Editor’s note: The Beacon is delighted to join in the celebration of Marvena and Ernest Beasley’s 77th wedding anniversary on March 31, by sharing the Pierson couple’s memories with the community, as part of our West Volusia Memories series.

The Beasleys, ages 97 and 98, corresponded with The Beacon to say how much they have enjoyed reading the historical offerings we’ve published about DeLeon Springs, which they remember fondly from their youth.

Marvena, 97, wrote, “I have pictures of my mom and dad swimming in DeLeon Springs before I was born in DeLand in 1923. The Old Sugar Mill wheel was turning then, and water-skiing elephants were an attraction. We came over on picnics a lot when Ernest and I dated, while attending Mainland High School in Daytona Beach.”

Now, she said, their grandson brings his family from Chicago each year to visit the spring.

“They say they enjoy it, and hope it will continue and be there always, and so do we,” Marvena Beasley added.

At The Beacon’s request, Marvena Beasley wrote up some of her memories of the couple’s 77 years together, and their daughter-in-law Joyce Beasley provided additional information.

 Unbelievable! God gave us 77 years together! So much to be thankful for.

We tried to teach our children to love each other, and find the good in this world, and to help others if they could.

It all started in Daytona Beach at Mainland High School, in Mr. Jolly’s American-history class. Ernest had a cute smile, and was “Mr. Beasley” in the B’s, ahead of Miss Marvena Hatcher in the H’s, he said.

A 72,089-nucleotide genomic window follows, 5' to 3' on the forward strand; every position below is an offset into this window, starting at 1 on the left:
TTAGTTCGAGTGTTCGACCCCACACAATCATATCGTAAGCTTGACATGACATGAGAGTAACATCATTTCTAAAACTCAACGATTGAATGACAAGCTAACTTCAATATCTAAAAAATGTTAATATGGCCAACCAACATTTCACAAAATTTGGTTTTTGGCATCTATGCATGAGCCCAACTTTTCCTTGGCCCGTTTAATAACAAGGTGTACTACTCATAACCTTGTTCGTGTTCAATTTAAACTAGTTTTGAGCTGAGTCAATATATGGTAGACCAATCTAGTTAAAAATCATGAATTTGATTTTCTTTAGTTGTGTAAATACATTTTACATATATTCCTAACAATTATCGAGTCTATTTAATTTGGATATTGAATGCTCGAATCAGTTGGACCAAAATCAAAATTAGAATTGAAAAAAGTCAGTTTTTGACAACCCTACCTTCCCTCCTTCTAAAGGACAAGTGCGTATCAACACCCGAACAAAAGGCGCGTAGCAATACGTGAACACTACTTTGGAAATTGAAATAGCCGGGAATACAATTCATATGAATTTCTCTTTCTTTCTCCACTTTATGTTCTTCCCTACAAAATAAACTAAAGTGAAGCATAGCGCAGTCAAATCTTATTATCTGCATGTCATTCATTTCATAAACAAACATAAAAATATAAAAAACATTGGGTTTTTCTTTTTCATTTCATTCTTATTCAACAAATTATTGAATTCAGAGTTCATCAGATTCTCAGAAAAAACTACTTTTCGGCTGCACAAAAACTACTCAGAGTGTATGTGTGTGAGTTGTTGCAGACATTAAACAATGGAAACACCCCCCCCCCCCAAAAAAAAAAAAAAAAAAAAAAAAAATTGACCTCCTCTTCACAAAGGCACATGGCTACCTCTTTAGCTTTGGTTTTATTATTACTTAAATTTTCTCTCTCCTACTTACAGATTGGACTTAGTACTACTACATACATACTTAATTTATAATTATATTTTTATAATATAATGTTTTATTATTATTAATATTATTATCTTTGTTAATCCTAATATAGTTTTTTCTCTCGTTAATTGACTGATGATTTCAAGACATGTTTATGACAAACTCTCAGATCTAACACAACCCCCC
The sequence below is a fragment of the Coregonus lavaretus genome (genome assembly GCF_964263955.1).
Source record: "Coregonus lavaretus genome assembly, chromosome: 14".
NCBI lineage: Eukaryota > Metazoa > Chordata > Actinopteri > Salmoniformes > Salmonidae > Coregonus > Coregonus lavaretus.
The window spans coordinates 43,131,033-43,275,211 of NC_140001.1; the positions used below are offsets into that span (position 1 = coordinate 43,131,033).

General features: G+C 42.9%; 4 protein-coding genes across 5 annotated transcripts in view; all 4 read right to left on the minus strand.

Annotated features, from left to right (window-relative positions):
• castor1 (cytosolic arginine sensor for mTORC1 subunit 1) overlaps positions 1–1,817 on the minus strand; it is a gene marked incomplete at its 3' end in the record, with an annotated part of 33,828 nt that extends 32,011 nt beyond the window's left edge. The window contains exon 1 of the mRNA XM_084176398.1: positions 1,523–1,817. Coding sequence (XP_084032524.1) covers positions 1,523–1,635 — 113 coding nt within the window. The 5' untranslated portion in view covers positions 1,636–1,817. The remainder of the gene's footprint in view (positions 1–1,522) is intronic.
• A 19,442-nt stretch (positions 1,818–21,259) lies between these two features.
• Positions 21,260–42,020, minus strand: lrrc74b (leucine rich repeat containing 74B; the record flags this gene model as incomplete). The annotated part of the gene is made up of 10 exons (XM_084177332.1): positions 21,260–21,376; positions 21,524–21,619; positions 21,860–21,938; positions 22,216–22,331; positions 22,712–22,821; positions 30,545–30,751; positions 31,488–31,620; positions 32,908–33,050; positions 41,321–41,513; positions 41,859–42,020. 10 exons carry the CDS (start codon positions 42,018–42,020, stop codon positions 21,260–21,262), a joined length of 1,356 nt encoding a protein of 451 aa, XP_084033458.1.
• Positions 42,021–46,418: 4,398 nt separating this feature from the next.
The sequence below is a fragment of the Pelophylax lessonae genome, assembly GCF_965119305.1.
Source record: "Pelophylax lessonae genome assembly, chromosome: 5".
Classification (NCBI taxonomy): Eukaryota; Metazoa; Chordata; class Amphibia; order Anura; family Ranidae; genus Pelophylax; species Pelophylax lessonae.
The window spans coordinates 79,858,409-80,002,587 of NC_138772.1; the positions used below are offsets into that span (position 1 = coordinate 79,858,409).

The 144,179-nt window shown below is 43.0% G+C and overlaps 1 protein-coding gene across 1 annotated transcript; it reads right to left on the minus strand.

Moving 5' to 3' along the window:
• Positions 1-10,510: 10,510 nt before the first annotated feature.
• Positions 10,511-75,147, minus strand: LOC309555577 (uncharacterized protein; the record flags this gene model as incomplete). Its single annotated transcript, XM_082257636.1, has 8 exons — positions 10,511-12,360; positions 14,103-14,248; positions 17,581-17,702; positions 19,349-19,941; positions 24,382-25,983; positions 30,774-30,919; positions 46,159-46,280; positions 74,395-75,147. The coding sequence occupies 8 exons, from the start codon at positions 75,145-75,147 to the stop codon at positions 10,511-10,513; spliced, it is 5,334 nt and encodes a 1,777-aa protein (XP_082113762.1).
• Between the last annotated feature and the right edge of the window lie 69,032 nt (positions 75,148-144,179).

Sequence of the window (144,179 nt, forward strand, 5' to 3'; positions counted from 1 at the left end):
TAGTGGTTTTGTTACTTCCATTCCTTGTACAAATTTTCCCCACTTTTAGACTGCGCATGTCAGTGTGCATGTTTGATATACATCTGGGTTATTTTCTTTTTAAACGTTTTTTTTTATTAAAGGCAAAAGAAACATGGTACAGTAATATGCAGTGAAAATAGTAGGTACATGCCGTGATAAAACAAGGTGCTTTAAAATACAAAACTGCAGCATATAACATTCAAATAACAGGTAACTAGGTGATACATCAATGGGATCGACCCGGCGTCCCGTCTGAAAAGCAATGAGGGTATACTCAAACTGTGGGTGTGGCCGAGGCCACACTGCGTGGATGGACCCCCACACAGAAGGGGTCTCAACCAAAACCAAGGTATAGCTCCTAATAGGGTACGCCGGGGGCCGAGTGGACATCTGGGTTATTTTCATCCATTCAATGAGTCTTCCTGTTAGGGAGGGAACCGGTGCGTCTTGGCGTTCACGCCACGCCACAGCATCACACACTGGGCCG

Our first date was a movie in the afternoon. I rode on the handlebars of his bicycle to get there. I was small enough to get in for 10 cents, the price of a child’s admission.

He worked some after school, and delivered telegrams across the river on his bicycle in all kinds of weather.

We enjoyed picnics at DeLeon Springs, Sanlando Springs (now gone), and on the beach, with classmates.

On the beach, we had bonfires and toasted hot dogs and marshmallows, and we had a ukulele band. We sang and danced around.

It was great to go on hayrides around the Loop in Ormond Beach.

We went to an ice-cream shop for milkshakes, where Ernest worked some in the summertime. We got two big glasses of milkshake for 10 cents.

We went to a skating rink in Orlando with our classmates.

My mother was mad when I came home late one night, and told me I could not see him anymore.

Earnest was on the baseball team, and they played Pierson and lost the ball down a gopher hole. He batted .500 then.

We both graduated from Mainland High School in June 1941. Our 80th class reunion is coming up in June.

I went to Atlanta Grady Hospital for three years, and became a registered nurse in 1944, along with 23 others. Ernest and I married March 31, 1944, even though we were not supposed to.

Ernest went to Newport News Shipbuilding School in Virginia before being drafted into the Navy and assigned to the aircraft carrier USS Boxer, which he had helped build, which was getting ready for the invasion of Japan.

Ernest went all over the world, and while he was traveling his first son was born: Marvin, in October 1945. Marvin was six months old before his father first saw him.